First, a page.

In the fed state, glucose is used by almost all the cells in the body to generate energy. But even when we are not fueling it with food, our bodies still run well, such as during sleep. Gluconeogenesis is the process of synthesizing glucose from noncarbohydrate precursors. The major substrates (substances that enzymes act on) are the glucogenic amino acids, lactate, glycerol, and propionate. The liver and kidneys are the major sites where gluconeogenesis occurs; the kidneys may contribute up to 40% of total glucose synthesis in the fasting state and more in starvation.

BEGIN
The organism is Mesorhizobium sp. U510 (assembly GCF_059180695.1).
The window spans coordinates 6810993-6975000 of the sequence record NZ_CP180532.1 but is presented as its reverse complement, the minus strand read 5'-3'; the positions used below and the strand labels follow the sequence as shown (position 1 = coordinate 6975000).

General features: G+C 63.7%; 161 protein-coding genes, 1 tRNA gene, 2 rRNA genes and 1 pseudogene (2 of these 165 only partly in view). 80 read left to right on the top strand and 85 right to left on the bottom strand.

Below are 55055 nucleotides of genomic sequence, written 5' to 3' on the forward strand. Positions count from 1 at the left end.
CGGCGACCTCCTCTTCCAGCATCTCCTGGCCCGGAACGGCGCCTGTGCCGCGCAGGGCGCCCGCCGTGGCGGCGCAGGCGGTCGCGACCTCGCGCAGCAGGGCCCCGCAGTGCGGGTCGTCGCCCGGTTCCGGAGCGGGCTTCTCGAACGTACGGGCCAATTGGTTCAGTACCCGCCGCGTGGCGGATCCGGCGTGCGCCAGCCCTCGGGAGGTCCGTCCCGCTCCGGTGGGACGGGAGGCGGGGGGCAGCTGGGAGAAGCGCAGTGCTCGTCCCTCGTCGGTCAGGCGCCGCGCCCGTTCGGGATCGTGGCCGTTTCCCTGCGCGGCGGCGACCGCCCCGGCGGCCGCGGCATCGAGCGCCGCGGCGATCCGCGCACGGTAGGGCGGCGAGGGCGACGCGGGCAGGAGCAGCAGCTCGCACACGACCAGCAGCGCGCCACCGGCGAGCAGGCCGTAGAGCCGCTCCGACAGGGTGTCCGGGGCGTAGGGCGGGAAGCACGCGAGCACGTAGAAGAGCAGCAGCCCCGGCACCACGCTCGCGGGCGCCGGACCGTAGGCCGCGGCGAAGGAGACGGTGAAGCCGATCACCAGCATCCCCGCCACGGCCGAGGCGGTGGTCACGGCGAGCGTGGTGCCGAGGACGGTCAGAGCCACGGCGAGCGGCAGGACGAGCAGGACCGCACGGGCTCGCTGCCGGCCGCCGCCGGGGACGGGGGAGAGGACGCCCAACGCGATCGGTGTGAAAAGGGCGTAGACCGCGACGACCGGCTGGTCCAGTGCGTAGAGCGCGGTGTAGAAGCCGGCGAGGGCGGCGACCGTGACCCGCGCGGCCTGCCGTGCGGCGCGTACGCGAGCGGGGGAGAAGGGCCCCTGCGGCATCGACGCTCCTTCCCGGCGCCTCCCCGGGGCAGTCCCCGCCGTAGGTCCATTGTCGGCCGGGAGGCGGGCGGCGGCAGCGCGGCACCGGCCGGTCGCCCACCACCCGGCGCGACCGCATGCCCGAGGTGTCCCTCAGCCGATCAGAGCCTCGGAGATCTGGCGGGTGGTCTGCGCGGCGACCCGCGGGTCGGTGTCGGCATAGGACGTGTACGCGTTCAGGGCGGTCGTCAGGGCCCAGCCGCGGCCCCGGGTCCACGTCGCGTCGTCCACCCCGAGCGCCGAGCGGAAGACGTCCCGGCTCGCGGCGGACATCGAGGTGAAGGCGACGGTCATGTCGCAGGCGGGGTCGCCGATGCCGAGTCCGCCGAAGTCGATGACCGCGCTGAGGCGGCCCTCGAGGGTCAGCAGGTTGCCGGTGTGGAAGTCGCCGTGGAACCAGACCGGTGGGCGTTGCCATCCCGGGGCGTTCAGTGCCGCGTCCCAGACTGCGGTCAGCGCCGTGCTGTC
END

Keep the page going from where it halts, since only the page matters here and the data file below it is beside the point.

After listening to this AudioBrick, you should be able to:
- Describe gluconeogenesis and the compounds that can and cannot serve as glucose precursors in mammals.
- Explain the gluconeogenesis pathway.
- Describe ways in which gluconeogenesis and glycolysis are reciprocally regulated.
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